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5 Volunteering Activities That Can Improve Your Job Prospects

5 Volunteering Activities That Can Improve Your Job Prospects

If you’re still in school or have recently finished your education, you may be looking for opportunities to improve your employability. Gaining relevant experience is essential for starting your career in a good job, but for many it can be a vicious cycle – without experience you won’t get a job and without a job, you won’t get experience. But there is another way to gain relevant experience for your career: volunteering. There are a variety of volunteer roles available, which can give you the skills to get your first dream job, or move up the career ladder.

In this post we’ll look at five volunteer activities you could take part in, what skills you’ll learn from them, and how they are relevant to improving your career opportunities.

Help Run A Club Or Society

Taking on a major role in a local club or society is a great way to build up your management experience, giving you real examples that you can bring up in your next job interview.

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There are countless clubs and societies out there that require their members to volunteer for leadership positions, which might include local sports clubs, comedy clubs or theatre groups. If you’re currently at university, you’ll no doubt have countless clubs and societies right there on campus for you to get involved with.

Clubs and societies are usually run by committees which members can volunteer to be a part of. Committee positions can range in scope, from club president or treasurer, to running events, to coaching or training members. Each of these roles involve a wealth of skills transferrable to many management roles in business, including leadership, dealing with people, and time management skills. Some roles also allow you to build on specific skills. For example, if you’re looking to enter a finance role, a role as a club treasurer is a great way to show you have experience managing an organization’s budget.

If you’re already a member of a club, think about some specific skills you want to learn, and match these up with any committee positions available. Many clubs elect their committee members before an annual meeting, so find out when this is to make sure you’re in the running!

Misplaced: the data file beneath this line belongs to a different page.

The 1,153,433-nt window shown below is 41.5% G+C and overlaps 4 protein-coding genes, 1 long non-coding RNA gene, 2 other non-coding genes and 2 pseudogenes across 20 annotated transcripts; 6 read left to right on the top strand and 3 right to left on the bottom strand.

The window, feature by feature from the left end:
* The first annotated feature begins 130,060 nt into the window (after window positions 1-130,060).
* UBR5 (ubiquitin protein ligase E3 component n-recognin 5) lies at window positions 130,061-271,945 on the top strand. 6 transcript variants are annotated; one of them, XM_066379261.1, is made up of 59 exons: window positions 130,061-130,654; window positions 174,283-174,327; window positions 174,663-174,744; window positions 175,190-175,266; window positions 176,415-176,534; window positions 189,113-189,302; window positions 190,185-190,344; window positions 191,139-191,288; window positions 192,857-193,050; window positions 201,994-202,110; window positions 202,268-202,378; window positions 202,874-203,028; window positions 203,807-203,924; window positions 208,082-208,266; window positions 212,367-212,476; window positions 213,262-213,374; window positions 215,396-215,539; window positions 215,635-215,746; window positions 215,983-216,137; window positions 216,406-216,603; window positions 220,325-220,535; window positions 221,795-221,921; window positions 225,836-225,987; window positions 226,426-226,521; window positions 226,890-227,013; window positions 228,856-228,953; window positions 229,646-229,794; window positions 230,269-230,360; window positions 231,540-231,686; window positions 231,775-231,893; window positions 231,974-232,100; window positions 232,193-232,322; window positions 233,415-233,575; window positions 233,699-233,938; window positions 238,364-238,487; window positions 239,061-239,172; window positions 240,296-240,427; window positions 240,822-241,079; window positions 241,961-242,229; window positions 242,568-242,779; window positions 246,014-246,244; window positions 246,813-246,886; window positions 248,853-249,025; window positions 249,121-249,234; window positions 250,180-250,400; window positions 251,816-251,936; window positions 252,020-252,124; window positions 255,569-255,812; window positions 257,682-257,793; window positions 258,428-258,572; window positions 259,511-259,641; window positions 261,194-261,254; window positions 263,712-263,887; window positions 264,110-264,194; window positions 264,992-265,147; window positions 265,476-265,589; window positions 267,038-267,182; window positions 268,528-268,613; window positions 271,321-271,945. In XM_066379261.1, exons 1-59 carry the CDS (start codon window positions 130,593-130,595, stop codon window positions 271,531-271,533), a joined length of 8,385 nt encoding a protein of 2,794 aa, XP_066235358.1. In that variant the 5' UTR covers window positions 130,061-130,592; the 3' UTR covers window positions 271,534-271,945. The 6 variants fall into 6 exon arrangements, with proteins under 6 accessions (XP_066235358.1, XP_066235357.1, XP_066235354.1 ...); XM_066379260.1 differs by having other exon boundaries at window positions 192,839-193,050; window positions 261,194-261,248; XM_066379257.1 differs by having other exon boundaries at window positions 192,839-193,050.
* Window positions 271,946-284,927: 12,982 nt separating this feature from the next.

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Volunteer To Do First Aid

First aid knowledge is very valuable, yet something that many people still don’t have. Volunteering as a first responder, for example at events like local music festivals or sports matches, can also help to demonstrate some important skills in the world of business.

First responders are trained to stay calm in chaotic and stressful situations, a skill that is highly valuable in roles which demand managing high pressure situations, like event planning, public relations and banking.

Taking the initiative to learn first aid can also demonstrate that you’re always open to helping people, which is an ideal trait to have in businesses who value team work. Recruiters for these firms will want to find candidates that fit in with the corporate culture, which first aid volunteering can help demonstrate.

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Volunteer At A Nursing Home

Working at a nursing home helps to show you care about the local community, particularly some of the most vulnerable members of society. The fact is that many elderly people in homes rarely receive visitors, whether because they are far from their families, or because their friends are no longer around.

Many homes welcome volunteers to simply spend time with their residents, to sit down over a cup of coffee and chat, or help out with structured activities and events. These activities can really make a difference for residents who may not have the opportunity to meet people outside of the home.

Danushri Srinivasan is a great inspiration as a volunteer at Hallmark Care Homes, where she leads arts and crafts sessions. She has quickly become a well-loved figure among the home’s dementia community, helping to make a difference in their lives while learning a great deal about the health industry.

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Volunteering at a nursing home is great for developing and demonstrating your communication skills, showing you’re adept at communicating and building relationships with people outside your own age group or background. This is ideal for anyone who’s looking to get into a role where client relationships are essential, for example sales or account management at an agency.

Help Out At A Summer Camp or Kids Club

Working at a summer camp or kids club is an ideal way to gain experience if you’re still at university, as it’s something that you can take part in on breaks. These roles are perfect for anyone looking to get into education, where you’ll need to demonstrate that you’re able to work with children.

In these roles, you’ll be in charge of kids activities, such as teaching them new skills or leading activity sessions. This is a great way to develop leadership skills, which are also transferrable to other management roles where you’ll need to keep your team engaged with their work. It’s also great experience for leading client meetings – adults can have short attention spans too!

Working at a camp away from home shows some other great skills too. Notably, it shows independence, responsibility and ambition, as you’re likely to travel to the camp alone and may not yet know who you’ll be working with, so you’ll need to be able to make common ground with other volunteers as well as with the kids. These traits are useful to many roles, especially those where you’re expected to manage your own projects, work autonomously or with other teams outside of your department.